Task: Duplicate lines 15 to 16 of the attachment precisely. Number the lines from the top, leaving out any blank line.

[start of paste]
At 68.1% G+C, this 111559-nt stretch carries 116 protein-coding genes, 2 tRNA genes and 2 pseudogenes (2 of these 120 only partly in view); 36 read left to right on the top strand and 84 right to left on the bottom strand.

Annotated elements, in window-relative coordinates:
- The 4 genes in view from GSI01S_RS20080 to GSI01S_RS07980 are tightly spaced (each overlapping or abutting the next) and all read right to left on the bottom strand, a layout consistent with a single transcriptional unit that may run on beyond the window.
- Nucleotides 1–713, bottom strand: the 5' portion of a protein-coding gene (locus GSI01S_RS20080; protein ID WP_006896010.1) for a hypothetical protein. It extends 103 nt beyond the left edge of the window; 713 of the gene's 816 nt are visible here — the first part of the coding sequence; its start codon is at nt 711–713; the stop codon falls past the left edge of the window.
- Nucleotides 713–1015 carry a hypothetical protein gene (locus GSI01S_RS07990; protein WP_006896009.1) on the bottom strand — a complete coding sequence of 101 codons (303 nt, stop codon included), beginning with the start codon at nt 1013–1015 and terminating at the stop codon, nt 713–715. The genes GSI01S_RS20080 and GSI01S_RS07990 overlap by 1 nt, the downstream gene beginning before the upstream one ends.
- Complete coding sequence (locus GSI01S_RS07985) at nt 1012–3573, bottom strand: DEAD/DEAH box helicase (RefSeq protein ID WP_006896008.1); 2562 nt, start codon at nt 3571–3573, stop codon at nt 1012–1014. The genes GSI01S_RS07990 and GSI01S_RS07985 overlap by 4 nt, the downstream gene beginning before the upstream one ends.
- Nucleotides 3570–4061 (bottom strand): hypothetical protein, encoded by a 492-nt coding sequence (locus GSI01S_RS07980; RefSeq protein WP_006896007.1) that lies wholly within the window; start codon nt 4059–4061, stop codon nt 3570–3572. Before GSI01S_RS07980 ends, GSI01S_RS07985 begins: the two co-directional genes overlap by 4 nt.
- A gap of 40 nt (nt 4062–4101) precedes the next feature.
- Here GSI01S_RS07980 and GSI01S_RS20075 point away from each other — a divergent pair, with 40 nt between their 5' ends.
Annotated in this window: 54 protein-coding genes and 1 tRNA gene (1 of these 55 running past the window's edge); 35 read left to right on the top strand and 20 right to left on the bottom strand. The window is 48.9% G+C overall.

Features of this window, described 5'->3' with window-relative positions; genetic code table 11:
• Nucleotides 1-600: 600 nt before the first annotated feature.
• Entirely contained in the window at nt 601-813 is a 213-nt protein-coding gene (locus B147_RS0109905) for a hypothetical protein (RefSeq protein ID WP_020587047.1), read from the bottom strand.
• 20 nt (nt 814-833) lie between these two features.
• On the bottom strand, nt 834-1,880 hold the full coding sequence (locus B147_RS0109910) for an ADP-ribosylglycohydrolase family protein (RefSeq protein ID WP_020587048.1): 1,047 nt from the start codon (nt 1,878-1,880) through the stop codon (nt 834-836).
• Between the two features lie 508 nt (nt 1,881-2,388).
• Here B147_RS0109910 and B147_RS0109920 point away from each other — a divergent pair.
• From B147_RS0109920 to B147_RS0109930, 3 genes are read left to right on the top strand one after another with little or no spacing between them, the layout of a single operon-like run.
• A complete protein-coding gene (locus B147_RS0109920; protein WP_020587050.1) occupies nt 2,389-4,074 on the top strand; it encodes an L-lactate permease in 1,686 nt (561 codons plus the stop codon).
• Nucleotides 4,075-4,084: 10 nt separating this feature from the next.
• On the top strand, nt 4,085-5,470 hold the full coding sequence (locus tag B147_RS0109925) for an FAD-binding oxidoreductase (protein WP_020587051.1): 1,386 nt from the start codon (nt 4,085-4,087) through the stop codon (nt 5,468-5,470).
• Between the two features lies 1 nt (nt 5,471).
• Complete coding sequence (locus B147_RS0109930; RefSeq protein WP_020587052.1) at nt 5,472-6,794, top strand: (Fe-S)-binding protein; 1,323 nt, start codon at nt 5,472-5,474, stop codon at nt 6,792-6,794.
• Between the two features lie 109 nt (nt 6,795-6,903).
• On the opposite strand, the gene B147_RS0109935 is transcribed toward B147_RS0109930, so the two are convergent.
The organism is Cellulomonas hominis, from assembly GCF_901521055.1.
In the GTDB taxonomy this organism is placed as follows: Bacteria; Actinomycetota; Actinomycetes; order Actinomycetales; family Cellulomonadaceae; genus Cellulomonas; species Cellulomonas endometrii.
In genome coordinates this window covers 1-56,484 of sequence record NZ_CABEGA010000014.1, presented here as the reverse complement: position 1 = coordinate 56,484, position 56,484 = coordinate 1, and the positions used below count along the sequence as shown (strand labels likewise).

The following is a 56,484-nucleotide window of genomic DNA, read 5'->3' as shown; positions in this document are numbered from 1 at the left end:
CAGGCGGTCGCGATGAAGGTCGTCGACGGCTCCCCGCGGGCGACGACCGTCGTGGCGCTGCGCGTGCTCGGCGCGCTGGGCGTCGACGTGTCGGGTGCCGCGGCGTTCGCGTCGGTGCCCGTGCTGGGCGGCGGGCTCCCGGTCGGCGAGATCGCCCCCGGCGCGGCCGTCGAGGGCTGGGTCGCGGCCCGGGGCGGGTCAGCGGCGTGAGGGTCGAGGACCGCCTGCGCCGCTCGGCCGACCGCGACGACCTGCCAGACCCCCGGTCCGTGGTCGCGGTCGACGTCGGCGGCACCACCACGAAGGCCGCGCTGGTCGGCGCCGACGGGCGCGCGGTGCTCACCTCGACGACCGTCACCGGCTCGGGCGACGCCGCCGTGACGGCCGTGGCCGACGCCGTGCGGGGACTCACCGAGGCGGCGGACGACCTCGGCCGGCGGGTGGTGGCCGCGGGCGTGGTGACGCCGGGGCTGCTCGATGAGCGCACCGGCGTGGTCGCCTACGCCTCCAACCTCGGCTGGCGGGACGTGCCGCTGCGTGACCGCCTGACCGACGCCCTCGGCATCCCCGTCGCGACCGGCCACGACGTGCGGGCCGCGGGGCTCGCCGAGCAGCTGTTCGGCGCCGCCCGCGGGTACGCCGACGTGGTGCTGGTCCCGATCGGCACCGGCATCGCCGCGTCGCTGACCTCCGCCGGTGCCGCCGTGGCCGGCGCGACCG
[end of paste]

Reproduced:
• On the bottom strand, nt 834-1,880 hold the full coding sequence (locus B147_RS0109910) for an ADP-ribosylglycohydrolase family protein (RefSeq protein ID WP_020587048.1): 1,047 nt from the start codon (nt 1,878-1,880) through the stop codon (nt 834-836).
• Between the two features lie 508 nt (nt 1,881-2,388).